Hidden Figures: A Mission to the Moon and the Fight for Parity

America’s “impossible” mission to the moon successfully took place fifty years ago this week. The mission was a complete and utter triumph, living indelibly in the minds of all who witnessed it, namely because they United States had utterly outdone the Soviets’ infamous Sputnik launch. Despite other alarming Cold War events, like the construction of the Berlin Wall, war in Korea, or the Cuban Missile Crisis, the notorious Space Race captured the attention of many. To this day, some debate whether the United States truly had to land a man on the moon; many contend that it was an obtuse waste of money and a superficial manner to demonstrate the United States’ supremacy over the USSR. What many don’t debate, however, or are even aware of, was the role that women played in these infamous, historical space races.

I first watched Hidden Figures on a plane to Greece, where I would be spending the Fourth of July (super patriotic of me, I know). I chose the movie as the three African American Women on the microscopic image of the tiny plane TV looked like they had a story to tell. And they did. (Minor plug: If you haven’t seen the film yet, you need to).

Hidden Figures tells the story of well, hidden figures. The film paints the story of three African American women, who worked at the National Aeronautics Space Administration (NASA) as mathematicians and engineers during this very space race. Never heard of them? Not surprising. They are hidden figures. Like those people who singlehandedly take on every responsibility in group projects and are never recognized for it. But aggrandized. This successful mission to space is accredited to the mathematics and engineering behind the journey, powered by these three women, who did not achieve widespread recognition of this success until, well, now. Fifty years later.

As the only black women on the team, Mary Jackson, Katherine Johnson and Dorothy Vaughan began their journey at NASA in a unit segregated by race and sex. Black women at the time were constrained by Jim Crow laws that mandated the segregation of African Americans, and the restrictive roles that women were confined to (and still are today in many places) : nurse, teacher, or mother. Not to mention, access to university (where one would likely need to go to send a human to the moon in the first place) was incredibly limited. Despite restrictive circumstances, these women were tenacious. They followed their passions and dreams, fighting against all inhibiting stereotypes that would pigeonhole them into specific roles or hold them to certain stereotypes.

Like the fact that women and math were like oil and water – they innately do not mix, many thought. Nonetheless, the National Geographic recounts, “As a girl growing up in rural West Virginia, Katherine Johnson loved to count. She counted everything: the steps between her house and the road, the number of dishes she’d washed—anything that could be quantified. Johnson started high school by the time she was 10. By 18, she’d finished college, where she excelled as a math major and was sometimes the only student in the hardest courses offered. She was, by all accounts, brilliant.” When society and conservatism were busy restricting women to certain roles, these same women were sending men to the moon. Not to mention, while these women are each passed up for promotion a number of times, as there is no space for a permanent supervisor of the colored group, Mary identifies a flaw in the heat shield, which foreshadows the infamous salvaging of Friendship 7. And while these three women were forced to walk a half mile to reach the colored restroom, they were leading the efforts behind the launch and unanticipated success of Apollo 11.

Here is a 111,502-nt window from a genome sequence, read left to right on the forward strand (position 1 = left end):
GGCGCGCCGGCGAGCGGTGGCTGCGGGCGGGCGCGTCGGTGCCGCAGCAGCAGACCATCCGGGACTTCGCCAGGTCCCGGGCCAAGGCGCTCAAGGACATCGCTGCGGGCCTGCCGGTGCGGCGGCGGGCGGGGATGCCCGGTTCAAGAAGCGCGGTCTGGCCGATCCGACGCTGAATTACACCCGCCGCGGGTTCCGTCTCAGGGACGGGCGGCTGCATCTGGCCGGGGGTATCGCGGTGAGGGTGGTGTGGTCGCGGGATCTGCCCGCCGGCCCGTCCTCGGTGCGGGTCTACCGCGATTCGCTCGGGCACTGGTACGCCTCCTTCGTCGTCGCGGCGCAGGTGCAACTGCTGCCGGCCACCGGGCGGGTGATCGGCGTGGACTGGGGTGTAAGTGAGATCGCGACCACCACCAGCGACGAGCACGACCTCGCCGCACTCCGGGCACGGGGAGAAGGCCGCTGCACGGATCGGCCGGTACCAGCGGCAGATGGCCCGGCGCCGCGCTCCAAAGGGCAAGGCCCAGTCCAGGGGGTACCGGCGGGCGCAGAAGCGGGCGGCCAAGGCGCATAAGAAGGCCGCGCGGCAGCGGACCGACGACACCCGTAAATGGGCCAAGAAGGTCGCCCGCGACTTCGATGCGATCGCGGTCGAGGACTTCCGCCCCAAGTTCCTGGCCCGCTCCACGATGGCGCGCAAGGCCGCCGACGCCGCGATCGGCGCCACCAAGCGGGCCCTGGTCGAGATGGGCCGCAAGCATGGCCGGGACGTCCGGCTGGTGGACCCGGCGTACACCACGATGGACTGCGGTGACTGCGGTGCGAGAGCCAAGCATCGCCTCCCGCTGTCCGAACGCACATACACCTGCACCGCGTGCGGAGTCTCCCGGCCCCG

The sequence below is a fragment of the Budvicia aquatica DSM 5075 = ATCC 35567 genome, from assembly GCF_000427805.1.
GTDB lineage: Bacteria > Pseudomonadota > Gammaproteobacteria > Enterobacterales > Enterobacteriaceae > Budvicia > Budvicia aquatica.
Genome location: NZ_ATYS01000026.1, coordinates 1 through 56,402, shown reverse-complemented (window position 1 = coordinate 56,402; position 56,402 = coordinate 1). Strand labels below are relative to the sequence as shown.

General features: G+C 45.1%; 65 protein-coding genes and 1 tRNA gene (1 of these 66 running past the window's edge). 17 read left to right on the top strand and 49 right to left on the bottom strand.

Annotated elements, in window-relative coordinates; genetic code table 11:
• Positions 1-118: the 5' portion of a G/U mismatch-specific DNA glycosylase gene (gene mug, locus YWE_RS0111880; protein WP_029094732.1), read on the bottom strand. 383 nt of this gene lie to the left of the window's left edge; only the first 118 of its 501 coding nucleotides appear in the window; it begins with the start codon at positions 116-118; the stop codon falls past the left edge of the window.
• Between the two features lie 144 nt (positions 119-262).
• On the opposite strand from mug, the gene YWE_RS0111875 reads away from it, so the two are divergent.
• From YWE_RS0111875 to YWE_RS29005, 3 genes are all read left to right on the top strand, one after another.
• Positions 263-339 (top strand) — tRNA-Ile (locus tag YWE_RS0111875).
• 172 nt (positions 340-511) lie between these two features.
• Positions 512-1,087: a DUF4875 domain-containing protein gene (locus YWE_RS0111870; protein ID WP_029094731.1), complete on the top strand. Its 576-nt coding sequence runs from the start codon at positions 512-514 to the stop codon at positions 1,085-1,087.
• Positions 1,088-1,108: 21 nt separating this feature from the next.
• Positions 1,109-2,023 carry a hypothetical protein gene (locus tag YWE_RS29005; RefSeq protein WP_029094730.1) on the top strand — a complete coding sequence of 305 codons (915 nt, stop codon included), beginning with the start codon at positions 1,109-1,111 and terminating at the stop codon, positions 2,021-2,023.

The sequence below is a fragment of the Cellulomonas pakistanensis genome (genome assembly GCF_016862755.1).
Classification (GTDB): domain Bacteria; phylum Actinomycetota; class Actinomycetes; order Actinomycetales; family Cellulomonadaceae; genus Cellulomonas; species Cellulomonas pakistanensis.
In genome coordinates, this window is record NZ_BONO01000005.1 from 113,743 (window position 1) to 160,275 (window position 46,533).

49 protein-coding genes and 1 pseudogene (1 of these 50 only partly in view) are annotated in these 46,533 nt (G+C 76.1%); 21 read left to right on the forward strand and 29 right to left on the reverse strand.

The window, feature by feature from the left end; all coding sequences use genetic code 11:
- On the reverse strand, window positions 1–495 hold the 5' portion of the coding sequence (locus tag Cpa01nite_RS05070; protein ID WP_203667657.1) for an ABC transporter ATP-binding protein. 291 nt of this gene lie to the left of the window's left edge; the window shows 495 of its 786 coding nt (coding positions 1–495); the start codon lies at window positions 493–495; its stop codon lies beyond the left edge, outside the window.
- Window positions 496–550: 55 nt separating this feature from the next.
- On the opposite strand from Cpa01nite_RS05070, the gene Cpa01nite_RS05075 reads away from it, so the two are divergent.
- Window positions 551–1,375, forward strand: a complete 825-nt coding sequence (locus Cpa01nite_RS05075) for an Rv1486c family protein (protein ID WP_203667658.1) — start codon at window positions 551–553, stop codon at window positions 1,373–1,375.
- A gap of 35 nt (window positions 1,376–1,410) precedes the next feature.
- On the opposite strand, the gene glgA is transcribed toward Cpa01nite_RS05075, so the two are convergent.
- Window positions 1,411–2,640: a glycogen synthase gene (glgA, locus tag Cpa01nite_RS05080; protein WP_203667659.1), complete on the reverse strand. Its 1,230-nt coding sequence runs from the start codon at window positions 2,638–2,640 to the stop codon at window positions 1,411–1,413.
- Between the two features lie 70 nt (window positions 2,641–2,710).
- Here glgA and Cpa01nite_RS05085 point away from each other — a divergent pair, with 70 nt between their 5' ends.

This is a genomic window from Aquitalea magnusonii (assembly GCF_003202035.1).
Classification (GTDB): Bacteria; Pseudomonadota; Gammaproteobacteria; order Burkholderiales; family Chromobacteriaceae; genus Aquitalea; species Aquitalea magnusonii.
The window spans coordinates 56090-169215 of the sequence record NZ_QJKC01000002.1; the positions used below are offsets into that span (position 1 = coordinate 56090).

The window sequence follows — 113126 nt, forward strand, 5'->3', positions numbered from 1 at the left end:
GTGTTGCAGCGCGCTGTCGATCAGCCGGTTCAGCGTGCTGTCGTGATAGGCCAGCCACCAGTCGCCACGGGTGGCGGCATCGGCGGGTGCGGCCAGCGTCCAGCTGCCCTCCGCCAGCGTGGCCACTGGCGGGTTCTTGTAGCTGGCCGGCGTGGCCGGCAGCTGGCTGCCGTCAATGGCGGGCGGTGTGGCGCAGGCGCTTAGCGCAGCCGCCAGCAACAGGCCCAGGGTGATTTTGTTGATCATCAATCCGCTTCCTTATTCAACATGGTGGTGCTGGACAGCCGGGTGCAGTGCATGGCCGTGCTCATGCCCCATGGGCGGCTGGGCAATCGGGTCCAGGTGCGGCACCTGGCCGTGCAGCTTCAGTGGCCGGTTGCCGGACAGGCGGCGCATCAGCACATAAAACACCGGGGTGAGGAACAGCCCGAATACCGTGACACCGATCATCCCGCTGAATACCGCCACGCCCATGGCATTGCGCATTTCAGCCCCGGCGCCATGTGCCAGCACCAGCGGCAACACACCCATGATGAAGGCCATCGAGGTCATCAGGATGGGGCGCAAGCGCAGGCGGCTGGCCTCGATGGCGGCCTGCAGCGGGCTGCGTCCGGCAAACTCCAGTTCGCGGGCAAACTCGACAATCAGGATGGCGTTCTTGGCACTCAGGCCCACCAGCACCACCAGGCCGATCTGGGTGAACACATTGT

On July 14th, 2020, The Times of India published an article titled, Chandrayaan-2: India’s 1st space mission being led by women scientists. Vanitha Muthayya and Ritu Karidhal are leading the country’s second mission to space. While Vanitha focuses on the data aspects of the mission, Ritu focuses on the operations of the mission itself, such as the lunar orbital insertion of the craft. According to the article, these women alongside countless others, have played a pivotal role in various space missions, hardly ever receiving the limelight or credit they so deserved. Sounds all too familiar.

Women have made grandiose strides in the past decades. The above trend substantiates that. But still we have a way to go. These heroes, from Mary Jackson, Katherine Johnson and Dorothy Vaughan to Vanitha Muthayya and Ritu Karidhal, are a testament to women who persistently work to destroy commonly-held stereotypes; vehemently endeavoring for not only a seat at the table, but also for the recognition of the triumphs they achieved in that very seat. These women are a true attestation to the value in fighting against all odds for equality; for access to equal opportunity, and to be recognized just as equally for their success and effected changes in the world.

Part of believing is seeing, and for young girls to know that they, too, can be astronauts, engineers, scientists, and mathematicians, we first need to recognize the very women who fought for that dream to become a reality. The women who sent men to the moon. The women who are, as you read, sending others to outer space. These women cannot be hidden; they must be recognized, not only for their fight to parity, but also for the momentous change they have made, and the incredible doors of possibility that they have opened to women around the world.

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